Laboratory overview

Our programme is a co-ordinated effort to understand and employ properties of quantum mechanics to develop systems with novel quantum properties arising from a collective interaction of electrons.  We address tunable phases of matter emerging from but not dependent on lower level processes and entities.  These phases have functionalities that are richer from those of the constituent particles alone.

Typically, combining a wide range of experimental tools developed in our laboratory or in a close collaboration with industry; we utilize the spin, charge and orbital degrees of freedom and tune these using e.g., electric and magnetic field, temperature, dimensionality and chemical composition.  In one of our recent studies, we employed carefully controlled interfaces between materials to tailor novel physical phenomena and functionalities not exhibited by either of the constituent materials alone.  In another study, we have been investigating designer systems in multiple and switchable dimensions, and symmetry phases for emergent phenomena, including topologically stable field configurations such as skyrmions, originally discussed in particle physics and astrophysics but now most remarkably in condensed matter physics.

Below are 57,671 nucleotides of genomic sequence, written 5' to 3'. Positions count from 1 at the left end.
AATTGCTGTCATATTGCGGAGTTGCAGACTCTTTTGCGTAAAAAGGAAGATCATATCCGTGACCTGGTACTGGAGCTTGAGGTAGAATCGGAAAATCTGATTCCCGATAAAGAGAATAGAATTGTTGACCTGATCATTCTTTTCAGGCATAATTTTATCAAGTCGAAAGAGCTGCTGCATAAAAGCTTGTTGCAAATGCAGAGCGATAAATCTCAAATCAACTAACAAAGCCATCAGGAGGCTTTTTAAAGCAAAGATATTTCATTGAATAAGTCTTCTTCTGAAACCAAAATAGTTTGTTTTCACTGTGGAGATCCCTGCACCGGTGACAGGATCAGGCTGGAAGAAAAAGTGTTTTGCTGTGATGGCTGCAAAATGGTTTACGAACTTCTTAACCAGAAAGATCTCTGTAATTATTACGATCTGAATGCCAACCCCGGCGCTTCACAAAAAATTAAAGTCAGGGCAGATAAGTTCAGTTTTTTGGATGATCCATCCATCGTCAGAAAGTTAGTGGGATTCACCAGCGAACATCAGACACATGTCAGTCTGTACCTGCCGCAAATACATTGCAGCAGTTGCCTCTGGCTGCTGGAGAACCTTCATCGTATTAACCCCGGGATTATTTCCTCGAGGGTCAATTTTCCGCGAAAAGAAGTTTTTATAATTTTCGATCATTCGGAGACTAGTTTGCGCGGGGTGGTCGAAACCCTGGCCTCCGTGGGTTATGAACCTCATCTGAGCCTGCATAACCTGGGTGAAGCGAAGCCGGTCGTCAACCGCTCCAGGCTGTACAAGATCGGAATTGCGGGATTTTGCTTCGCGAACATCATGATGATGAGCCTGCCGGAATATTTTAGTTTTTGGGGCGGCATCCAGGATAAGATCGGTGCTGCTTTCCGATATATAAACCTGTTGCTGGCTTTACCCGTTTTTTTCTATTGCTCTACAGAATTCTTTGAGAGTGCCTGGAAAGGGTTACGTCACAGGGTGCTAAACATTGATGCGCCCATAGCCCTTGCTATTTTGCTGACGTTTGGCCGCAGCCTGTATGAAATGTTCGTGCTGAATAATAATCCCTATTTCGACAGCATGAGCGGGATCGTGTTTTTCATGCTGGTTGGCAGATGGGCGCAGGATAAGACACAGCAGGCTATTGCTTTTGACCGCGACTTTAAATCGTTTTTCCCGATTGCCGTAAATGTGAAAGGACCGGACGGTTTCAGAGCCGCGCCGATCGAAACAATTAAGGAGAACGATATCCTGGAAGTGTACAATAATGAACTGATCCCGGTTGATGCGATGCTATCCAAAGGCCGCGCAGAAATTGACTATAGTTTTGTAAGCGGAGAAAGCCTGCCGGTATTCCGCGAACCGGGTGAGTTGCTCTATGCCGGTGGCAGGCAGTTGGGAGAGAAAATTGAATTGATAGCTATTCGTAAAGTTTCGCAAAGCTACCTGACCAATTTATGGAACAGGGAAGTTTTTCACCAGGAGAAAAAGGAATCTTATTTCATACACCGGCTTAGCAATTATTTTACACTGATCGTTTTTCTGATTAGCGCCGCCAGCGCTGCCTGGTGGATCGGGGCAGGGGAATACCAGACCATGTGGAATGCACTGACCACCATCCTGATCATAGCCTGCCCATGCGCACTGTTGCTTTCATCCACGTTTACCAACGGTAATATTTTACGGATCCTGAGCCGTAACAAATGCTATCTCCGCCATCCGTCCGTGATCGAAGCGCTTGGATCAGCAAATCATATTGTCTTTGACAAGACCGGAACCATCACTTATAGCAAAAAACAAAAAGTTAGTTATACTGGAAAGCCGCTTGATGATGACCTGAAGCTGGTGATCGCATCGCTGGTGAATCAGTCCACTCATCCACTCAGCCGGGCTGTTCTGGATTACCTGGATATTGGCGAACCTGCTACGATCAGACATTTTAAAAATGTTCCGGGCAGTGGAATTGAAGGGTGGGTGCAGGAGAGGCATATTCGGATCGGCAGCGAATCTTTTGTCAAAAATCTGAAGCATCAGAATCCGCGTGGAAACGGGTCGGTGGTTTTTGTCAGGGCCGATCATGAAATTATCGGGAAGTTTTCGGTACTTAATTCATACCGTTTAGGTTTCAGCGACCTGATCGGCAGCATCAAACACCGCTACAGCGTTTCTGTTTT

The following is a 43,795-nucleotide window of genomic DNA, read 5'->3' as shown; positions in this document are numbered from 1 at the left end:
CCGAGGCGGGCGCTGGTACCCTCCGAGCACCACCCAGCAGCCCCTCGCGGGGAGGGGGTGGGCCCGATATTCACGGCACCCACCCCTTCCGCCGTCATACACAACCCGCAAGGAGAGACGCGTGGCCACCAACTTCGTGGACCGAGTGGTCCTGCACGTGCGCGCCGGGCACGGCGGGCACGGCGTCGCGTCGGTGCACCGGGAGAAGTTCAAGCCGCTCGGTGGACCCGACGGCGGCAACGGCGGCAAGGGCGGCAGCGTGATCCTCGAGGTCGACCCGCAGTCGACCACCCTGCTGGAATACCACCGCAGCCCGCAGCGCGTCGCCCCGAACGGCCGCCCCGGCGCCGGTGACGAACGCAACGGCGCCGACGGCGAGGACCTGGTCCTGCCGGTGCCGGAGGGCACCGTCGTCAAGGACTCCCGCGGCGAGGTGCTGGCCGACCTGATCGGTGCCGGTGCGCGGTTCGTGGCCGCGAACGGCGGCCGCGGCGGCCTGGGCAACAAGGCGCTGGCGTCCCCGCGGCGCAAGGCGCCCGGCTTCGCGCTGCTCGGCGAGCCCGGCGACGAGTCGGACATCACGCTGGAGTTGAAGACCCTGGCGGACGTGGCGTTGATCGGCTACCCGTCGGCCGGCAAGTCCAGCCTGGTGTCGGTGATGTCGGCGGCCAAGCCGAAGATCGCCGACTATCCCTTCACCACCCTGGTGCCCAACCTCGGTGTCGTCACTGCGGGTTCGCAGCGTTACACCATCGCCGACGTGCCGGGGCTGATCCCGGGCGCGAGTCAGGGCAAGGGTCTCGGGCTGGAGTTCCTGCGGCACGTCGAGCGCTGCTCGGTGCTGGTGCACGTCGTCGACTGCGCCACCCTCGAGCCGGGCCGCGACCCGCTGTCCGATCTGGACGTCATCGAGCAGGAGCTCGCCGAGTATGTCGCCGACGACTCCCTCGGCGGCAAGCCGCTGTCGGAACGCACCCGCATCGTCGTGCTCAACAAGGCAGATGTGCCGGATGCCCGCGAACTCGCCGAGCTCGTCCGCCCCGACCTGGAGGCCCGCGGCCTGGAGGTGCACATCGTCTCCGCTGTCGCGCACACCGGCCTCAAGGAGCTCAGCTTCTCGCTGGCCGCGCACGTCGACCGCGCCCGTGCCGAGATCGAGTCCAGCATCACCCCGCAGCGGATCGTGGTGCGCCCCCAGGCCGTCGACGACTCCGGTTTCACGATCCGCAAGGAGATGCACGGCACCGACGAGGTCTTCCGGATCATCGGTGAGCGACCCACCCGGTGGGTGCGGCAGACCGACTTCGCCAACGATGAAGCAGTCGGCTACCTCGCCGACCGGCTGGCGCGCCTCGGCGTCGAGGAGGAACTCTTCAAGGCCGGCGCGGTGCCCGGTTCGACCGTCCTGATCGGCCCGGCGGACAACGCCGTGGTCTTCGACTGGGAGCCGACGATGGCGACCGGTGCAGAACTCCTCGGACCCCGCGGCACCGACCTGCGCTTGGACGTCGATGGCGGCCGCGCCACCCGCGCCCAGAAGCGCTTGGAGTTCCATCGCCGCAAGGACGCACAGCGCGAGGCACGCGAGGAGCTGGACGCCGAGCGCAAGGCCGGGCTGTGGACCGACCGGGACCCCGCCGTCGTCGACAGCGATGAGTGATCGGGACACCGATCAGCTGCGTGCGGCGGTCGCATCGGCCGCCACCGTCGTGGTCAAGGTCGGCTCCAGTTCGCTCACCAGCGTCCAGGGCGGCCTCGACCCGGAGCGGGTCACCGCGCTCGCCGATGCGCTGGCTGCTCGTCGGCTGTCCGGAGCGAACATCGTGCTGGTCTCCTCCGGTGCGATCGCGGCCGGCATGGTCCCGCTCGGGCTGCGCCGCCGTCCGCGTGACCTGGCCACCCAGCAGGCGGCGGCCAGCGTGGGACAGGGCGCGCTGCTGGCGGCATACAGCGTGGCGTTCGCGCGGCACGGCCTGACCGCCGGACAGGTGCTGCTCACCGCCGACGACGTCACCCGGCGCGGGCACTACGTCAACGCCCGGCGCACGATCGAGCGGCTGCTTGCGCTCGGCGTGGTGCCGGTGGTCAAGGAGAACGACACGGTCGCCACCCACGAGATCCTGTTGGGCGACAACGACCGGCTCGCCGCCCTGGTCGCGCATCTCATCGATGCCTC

We also electrostatically modulate correlated electron behavior to tune phase transitions.  We study insulators with high dielectric constant, which by doping become metallic and by further doping even superconducting.  Other materials of interest include systems exhibiting a spontaneous electric polarization, the direction of which can be switched between equivalent states by the application of an external electric field making them suitable for electronic components such as tunable capacitors and memory cells, rendering them key materials in microelectronics.